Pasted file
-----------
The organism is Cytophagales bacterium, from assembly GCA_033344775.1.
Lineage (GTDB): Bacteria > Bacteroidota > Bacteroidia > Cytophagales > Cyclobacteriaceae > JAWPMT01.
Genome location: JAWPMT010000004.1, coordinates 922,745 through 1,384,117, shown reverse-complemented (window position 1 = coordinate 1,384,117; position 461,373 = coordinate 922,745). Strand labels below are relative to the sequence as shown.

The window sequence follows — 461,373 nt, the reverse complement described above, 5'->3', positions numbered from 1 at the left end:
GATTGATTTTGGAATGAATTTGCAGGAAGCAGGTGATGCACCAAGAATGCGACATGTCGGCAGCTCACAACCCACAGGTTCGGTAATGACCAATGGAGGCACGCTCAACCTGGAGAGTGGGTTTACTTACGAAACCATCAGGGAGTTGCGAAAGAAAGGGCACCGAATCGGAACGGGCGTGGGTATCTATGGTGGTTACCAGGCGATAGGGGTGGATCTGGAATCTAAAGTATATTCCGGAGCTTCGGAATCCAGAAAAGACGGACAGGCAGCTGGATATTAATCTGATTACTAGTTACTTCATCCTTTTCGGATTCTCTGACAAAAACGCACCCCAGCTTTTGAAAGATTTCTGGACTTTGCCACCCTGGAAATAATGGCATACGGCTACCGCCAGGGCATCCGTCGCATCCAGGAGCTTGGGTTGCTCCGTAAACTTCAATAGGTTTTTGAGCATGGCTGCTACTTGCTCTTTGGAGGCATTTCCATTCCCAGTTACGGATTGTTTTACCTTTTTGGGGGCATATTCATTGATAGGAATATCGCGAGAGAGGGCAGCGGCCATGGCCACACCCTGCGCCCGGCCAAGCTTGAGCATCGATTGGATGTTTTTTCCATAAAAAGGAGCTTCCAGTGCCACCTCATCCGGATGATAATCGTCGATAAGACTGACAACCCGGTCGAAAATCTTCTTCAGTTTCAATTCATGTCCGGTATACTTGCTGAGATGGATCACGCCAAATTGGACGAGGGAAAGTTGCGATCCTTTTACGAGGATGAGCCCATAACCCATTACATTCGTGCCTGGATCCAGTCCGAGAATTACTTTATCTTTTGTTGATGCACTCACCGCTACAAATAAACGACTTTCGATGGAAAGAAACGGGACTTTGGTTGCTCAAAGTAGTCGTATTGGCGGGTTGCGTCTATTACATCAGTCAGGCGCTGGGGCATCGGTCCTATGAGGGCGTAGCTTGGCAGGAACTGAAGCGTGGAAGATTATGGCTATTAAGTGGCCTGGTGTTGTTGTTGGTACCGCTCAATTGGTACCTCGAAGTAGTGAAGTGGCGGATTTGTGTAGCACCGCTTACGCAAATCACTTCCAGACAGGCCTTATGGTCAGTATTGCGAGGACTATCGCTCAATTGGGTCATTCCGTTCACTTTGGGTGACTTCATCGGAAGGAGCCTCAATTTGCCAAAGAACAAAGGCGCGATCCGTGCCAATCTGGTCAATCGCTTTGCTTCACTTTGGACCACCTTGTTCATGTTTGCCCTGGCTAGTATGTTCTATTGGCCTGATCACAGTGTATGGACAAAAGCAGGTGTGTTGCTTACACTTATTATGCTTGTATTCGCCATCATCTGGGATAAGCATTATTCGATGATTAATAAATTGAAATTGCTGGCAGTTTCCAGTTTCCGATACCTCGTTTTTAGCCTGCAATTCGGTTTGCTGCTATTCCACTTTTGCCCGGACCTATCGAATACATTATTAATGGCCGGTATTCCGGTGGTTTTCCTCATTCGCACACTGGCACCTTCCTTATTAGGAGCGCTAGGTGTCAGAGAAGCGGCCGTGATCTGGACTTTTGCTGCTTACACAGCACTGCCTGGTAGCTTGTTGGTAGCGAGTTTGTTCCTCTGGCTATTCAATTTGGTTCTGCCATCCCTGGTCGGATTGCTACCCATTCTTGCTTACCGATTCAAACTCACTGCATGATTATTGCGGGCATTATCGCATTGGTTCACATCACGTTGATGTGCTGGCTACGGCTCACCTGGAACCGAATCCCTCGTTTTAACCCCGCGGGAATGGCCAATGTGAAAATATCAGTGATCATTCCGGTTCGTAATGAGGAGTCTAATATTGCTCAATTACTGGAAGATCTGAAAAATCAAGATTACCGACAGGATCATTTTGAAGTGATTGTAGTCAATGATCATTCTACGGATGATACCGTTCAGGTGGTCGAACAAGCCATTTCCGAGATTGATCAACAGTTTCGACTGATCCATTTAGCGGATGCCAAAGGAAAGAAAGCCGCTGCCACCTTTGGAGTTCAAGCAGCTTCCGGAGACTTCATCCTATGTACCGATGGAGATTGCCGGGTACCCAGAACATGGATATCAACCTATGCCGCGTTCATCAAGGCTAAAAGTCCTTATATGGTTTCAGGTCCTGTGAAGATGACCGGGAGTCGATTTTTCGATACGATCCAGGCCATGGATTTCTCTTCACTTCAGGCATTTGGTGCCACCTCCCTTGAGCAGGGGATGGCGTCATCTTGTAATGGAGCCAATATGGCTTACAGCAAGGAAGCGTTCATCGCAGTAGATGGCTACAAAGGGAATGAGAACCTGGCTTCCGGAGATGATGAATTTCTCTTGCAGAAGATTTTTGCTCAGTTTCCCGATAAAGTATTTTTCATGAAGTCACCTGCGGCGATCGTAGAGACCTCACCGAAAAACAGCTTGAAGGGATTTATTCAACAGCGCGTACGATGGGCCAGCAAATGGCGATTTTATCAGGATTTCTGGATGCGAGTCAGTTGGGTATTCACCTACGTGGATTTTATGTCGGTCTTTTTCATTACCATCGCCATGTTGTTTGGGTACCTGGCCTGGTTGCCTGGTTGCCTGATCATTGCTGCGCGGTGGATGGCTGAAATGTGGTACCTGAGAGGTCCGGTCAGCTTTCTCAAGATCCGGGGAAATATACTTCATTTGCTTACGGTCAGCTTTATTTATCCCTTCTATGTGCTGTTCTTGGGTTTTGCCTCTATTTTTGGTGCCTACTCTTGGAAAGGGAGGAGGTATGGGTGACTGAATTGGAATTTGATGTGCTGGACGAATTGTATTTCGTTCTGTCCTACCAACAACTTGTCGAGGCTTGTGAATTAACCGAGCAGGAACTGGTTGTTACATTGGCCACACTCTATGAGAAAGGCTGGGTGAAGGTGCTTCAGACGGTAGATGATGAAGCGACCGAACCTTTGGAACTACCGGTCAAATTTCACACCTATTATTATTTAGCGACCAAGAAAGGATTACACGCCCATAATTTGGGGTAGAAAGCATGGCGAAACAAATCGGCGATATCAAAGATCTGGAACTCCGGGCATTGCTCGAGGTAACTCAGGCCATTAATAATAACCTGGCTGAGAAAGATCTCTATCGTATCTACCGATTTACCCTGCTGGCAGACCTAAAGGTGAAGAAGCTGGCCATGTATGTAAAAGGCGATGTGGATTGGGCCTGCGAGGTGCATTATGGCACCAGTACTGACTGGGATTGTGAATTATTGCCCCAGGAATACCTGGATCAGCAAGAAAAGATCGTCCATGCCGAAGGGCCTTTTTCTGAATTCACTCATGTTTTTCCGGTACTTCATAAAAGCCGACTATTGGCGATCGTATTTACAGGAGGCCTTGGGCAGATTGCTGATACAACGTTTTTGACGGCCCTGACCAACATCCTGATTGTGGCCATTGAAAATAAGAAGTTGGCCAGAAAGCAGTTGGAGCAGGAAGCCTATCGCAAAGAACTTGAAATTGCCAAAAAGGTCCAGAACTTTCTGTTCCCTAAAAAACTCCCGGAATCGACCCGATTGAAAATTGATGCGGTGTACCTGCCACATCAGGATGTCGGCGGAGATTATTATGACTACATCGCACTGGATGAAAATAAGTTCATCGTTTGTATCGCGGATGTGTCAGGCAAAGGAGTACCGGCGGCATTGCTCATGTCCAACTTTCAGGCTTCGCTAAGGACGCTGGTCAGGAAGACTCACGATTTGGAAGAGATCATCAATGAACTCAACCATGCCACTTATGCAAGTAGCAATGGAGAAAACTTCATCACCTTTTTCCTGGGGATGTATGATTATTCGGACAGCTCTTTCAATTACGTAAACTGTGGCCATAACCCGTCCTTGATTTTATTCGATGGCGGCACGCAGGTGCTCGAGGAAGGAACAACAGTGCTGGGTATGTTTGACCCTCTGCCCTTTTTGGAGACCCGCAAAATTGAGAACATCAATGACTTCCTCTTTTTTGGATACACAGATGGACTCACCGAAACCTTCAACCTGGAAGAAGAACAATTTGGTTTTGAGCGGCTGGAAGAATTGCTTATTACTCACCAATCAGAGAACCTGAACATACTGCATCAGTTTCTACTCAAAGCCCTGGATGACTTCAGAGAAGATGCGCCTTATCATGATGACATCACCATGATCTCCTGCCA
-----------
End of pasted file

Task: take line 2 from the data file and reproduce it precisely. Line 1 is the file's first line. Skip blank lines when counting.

Lineage (GTDB): Bacteria > Bacteroidota > Bacteroidia > Cytophagales > Cyclobacteriaceae > JAWPMT01.